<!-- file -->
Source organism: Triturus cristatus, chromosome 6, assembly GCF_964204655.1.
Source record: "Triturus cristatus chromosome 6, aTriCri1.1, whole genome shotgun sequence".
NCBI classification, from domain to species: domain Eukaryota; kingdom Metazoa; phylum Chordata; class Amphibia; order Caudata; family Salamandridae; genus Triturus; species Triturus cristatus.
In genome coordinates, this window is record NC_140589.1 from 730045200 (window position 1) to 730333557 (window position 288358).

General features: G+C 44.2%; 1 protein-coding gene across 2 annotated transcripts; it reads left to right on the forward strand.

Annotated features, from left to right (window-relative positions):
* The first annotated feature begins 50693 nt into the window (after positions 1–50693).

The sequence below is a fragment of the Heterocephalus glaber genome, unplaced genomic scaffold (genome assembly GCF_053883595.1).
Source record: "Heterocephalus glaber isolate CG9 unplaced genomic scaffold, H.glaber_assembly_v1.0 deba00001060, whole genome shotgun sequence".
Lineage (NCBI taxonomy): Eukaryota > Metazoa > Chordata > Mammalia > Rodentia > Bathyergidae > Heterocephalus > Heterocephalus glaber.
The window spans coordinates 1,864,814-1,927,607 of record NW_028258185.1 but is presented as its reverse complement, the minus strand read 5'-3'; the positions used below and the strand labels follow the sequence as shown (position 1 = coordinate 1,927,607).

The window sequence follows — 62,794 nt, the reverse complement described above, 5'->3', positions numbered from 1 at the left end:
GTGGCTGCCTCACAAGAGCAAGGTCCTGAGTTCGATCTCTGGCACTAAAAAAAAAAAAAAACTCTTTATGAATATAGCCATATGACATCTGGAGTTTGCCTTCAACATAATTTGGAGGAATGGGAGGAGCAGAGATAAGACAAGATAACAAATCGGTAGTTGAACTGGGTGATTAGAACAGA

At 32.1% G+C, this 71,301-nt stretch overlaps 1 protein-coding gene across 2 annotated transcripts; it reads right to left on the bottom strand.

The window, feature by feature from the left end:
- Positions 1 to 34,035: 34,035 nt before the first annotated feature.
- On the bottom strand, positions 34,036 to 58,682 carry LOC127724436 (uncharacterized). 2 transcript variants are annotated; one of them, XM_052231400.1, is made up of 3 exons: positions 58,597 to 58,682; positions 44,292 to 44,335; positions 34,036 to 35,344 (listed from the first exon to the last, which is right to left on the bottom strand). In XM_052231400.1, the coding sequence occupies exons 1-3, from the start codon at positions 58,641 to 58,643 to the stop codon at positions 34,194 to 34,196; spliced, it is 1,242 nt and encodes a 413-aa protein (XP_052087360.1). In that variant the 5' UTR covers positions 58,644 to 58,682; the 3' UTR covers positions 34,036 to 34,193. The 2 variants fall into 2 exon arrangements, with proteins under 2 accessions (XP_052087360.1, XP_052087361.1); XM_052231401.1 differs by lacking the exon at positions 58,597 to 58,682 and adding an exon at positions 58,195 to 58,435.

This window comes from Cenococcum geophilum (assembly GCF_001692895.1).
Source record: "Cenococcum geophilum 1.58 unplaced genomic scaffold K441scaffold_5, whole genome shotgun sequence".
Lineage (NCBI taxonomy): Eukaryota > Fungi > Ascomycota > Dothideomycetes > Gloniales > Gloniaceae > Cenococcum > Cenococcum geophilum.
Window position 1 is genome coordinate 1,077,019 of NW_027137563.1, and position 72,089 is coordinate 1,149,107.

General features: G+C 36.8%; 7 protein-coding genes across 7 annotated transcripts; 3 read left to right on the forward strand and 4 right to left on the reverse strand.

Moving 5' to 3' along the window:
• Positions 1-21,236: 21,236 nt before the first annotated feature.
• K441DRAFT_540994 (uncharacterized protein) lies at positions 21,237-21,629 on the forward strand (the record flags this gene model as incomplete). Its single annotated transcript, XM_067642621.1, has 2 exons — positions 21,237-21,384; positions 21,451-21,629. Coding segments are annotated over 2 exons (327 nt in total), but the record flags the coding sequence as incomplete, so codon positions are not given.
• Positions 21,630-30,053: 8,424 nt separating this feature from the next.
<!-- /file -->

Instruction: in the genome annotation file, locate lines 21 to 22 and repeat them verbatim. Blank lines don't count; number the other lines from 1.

Window position 1 is genome coordinate 1,077,019 of NW_027137563.1, and position 72,089 is coordinate 1,149,107.

General features: G+C 36.8%; 7 protein-coding genes across 7 annotated transcripts; 3 read left to right on the forward strand and 4 right to left on the reverse strand.